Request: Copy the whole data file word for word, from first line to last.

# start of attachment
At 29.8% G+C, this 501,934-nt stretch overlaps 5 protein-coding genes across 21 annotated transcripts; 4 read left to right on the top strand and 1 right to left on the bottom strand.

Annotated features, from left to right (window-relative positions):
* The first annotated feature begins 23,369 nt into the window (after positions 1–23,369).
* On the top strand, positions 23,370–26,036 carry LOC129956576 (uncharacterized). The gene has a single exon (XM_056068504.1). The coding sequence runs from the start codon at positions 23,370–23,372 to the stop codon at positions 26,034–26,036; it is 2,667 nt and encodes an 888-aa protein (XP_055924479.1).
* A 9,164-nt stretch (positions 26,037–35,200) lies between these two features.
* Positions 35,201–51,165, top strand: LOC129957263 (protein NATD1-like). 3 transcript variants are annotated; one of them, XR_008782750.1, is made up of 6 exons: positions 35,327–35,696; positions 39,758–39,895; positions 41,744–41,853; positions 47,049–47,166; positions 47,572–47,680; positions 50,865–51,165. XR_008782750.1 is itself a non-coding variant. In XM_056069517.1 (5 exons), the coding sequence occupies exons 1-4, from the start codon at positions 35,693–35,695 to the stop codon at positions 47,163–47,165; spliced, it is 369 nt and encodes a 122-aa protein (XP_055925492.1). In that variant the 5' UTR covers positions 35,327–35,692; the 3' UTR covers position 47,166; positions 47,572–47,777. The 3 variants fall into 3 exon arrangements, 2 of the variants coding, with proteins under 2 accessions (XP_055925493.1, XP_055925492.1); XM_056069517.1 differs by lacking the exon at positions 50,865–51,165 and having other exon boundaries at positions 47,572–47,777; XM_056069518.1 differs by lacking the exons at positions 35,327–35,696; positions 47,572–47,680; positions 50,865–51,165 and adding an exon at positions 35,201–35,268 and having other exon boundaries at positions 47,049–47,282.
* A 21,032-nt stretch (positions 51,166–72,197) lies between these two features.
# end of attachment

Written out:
At 29.8% G+C, this 501,934-nt stretch overlaps 5 protein-coding genes across 21 annotated transcripts; 4 read left to right on the top strand and 1 right to left on the bottom strand.

Annotated features, from left to right (window-relative positions):
* The first annotated feature begins 23,369 nt into the window (after positions 1–23,369).
* On the top strand, positions 23,370–26,036 carry LOC129956576 (uncharacterized). The gene has a single exon (XM_056068504.1). The coding sequence runs from the start codon at positions 23,370–23,372 to the stop codon at positions 26,034–26,036; it is 2,667 nt and encodes an 888-aa protein (XP_055924479.1).
* A 9,164-nt stretch (positions 26,037–35,200) lies between these two features.
* Positions 35,201–51,165, top strand: LOC129957263 (protein NATD1-like). 3 transcript variants are annotated; one of them, XR_008782750.1, is made up of 6 exons: positions 35,327–35,696; positions 39,758–39,895; positions 41,744–41,853; positions 47,049–47,166; positions 47,572–47,680; positions 50,865–51,165. XR_008782750.1 is itself a non-coding variant. In XM_056069517.1 (5 exons), the coding sequence occupies exons 1-4, from the start codon at positions 35,693–35,695 to the stop codon at positions 47,163–47,165; spliced, it is 369 nt and encodes a 122-aa protein (XP_055925492.1). In that variant the 5' UTR covers positions 35,327–35,692; the 3' UTR covers position 47,166; positions 47,572–47,777. The 3 variants fall into 3 exon arrangements, 2 of the variants coding, with proteins under 2 accessions (XP_055925493.1, XP_055925492.1); XM_056069517.1 differs by lacking the exon at positions 50,865–51,165 and having other exon boundaries at positions 47,572–47,777; XM_056069518.1 differs by lacking the exons at positions 35,327–35,696; positions 47,572–47,680; positions 50,865–51,165 and adding an exon at positions 35,201–35,268 and having other exon boundaries at positions 47,049–47,282.
* A 21,032-nt stretch (positions 51,166–72,197) lies between these two features.